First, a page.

Homily of Bishop Leo O’Reilly at the Chrism Mass, Cathedral of Saints Patrick and Felim, Cavan
The first words of Jesus in the Gospel of Saint Mark is the call: ‘The Kingdom of God is at hand. Repent and believe the Good News.’ The Good News theme is there in St Luke’s account of Jesus’ first appearance in Nazareth:
The Spirit of the Lord has been given to me…
He has sent me to bring the Good News to the Poor.
Repent and Believe the Good News is the title of the Bishops’ pastoral message for Lent 2012. The message explains that:
‘Repentance or penance is not a question of inflicting pain or hardship on ourselves for its own sake. Penance, fasting, prayer, works of mercy, giving to those who are in need and so on, is done ‘because the Kingdom of God has come near’; we repent in order to ‘believe in the good news’. It’s a change of outlook that allows us to see more clearly what God is doing in us and for us’.
The Good News of Jesus doesn’t always sound like good news to our ears. Words like, ‘whoever wants to save his life will lose it’ or ‘you must take up your cross and follow me’, don’t cause as much excitement as winning the lottery. We’re told that when Jesus invited one young man to follow him he went away sad for he was a man of great possessions. Jesus word wasn’t good news to him. Irish Times columnist Breda O’Brien used a Chinese parable to illustrate the point that it’s not always easy to discern what is good news and what isn’t.
A Chinese farmer has a horse, which runs away. A neighbour says, ‘That’s bad news’. The farmer replies, ‘Good news, bad news; who can say?’ The horse comes back and brings another wild horse with him. The farmer gives the second horse to his son, who rides it, but is thrown from the horse and breaks his leg. ‘So sorry for your bad news’ says the neighbour. ‘Good news bad news, who can say?’ the farmer replies.
In a week or so the emperor’s soldiers come and take every able-bodied young man to fight in a war. The farmer’s son is spared. But the farmer still says, ‘Good news, bad news, who can say?’
The trouble about the rich young man was that he couldn’t hear the good news of Jesus’ invitation to follow. He was so caught up in his wealthy life-style – it was like an addiction, being trapped in a net. He wasn’t free to respond to Jesus’ call. Penance, fasting, prayer, giving to those in need, help to free us from our addictions to material things, to open our minds and hearts to God’s Good News, to the Gospel of Jesus. These practices help us to detach ourselves from the distractions and attractions and trivialities that can occupy all our waking hours if we let them. They help us to make room for God’s word to come into our lives. They sharpen our antennae so that we are more sensitive to the whispers of God’s presence around us and within us.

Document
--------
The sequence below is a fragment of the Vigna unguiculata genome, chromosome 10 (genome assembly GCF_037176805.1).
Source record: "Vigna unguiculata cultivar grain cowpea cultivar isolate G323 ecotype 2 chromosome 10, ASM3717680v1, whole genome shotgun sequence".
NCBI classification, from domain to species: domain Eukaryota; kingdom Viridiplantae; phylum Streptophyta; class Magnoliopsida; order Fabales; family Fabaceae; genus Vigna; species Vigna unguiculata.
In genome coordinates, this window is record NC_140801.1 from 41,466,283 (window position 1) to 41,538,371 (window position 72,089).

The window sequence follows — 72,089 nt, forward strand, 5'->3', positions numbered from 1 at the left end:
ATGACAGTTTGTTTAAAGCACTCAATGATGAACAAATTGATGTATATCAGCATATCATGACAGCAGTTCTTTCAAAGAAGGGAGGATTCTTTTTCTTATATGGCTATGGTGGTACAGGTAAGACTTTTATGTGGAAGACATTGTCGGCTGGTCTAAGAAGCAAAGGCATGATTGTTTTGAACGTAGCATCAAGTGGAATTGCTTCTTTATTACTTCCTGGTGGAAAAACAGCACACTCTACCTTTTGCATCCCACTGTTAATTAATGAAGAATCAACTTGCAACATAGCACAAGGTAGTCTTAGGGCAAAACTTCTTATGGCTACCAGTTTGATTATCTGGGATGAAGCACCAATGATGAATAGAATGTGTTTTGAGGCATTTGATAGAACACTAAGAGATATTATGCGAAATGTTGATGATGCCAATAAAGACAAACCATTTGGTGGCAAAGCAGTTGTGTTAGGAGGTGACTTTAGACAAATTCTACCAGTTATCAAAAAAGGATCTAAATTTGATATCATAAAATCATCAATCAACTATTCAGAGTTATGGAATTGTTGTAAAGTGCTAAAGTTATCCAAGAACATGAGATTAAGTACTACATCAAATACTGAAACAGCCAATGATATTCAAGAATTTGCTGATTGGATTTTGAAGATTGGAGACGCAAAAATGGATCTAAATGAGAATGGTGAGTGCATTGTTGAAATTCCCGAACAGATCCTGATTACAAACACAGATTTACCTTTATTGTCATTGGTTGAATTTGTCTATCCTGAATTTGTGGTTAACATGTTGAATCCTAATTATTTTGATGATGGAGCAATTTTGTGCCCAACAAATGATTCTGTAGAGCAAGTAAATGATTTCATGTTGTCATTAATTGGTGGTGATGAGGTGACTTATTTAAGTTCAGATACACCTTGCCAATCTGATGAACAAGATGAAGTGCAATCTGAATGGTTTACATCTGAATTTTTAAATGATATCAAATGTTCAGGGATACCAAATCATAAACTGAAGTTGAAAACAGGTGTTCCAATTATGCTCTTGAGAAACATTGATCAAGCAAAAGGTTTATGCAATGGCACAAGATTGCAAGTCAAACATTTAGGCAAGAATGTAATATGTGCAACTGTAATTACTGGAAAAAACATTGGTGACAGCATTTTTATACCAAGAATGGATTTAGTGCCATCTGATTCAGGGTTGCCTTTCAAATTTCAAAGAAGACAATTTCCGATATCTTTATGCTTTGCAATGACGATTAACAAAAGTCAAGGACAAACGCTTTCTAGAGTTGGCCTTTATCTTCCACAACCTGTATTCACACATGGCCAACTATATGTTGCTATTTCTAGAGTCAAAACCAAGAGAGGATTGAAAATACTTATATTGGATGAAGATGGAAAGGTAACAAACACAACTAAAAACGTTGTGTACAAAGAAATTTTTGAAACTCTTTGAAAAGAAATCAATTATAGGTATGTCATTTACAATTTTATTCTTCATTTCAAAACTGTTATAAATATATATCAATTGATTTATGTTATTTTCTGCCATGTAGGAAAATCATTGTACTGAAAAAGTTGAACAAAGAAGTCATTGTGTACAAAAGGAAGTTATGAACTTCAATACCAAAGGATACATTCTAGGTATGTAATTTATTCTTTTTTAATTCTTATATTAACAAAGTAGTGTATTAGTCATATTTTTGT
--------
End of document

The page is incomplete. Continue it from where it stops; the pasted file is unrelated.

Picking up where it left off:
All of that is very important at this time for us in Ireland. Pope Benedict, in his excellent Pastoral Letter to the Catholics of Ireland of March 2010, called for a renewal of the Church here and he asked all of us to be part of that renewal. It seems to me that he was suggesting that renewal does not take place through grand schemes but it begins in personal repentance and conversion. It begins with our response to the first words of Jesus in the Gospel: “Repent and believe the Good News.” There’s a lot of wisdom in the view that if I want to change the world I need to begin by changing myself. Pope Benedict suggests seemingly very simple ways of renewing the Church. So much so that some say he’s missing the point. He says:
‘I ask you to offer up your fasting, your prayer, your reading of Scripture, and your works of mercy in order to obtain the grace of healing and renewal for the Church in Ireland’.
This kind of penance is something which is within reach of all of us. It is not to be confined to Lent. It must be a part of our lives right throughout the year. It is central to our response to Jesus’ proclamation of the Good News.
That kind of repentance and renewal is at the heart of our ceremony today as our priests renew their priestly promises and commitment to the service of God’s people.
In the questions that I will ask in a few moments the focus is entirely on our response to Christ:
– ‘Are you ready to renew your own dedication to Christ as priests of his new covenant?’
– ‘Are you resolved to unite yourselves more closely to Christ and try to become more like him?’
– ‘Are you resolved to imitate Jesus Christ the head and shepherd of the Church?’
And finally I ask you all to pray for me: ‘that I may become more like Christ…and so be a genuine sign of Christ’s loving presence among you’.
The week-long 50th International Eucharistic Congress takes place shortly in Dublin from 10 – 17 June. It will be an important milestone on our journey of the renewal in the Church in Ireland. Many have expressed doubts about the wisdom of having it at all, or having it at this time. Good News, bad news, who can tell. I believe that if we approach it in a spirit of repentance and see the Congress as a stage on our journey of conversion, then we will find that it will be not just Good News, but great news, a great gift to our Church and, please God, a new dawn of hope for all our people.
• Bishop Leo O’Reilly is Bishop of Kilmore. This homily was delivered on Holy Thursday, 5 April 2012.
Martin Long, Catholic Communications Office, Maynooth, 00 353 (0) 86 172 7678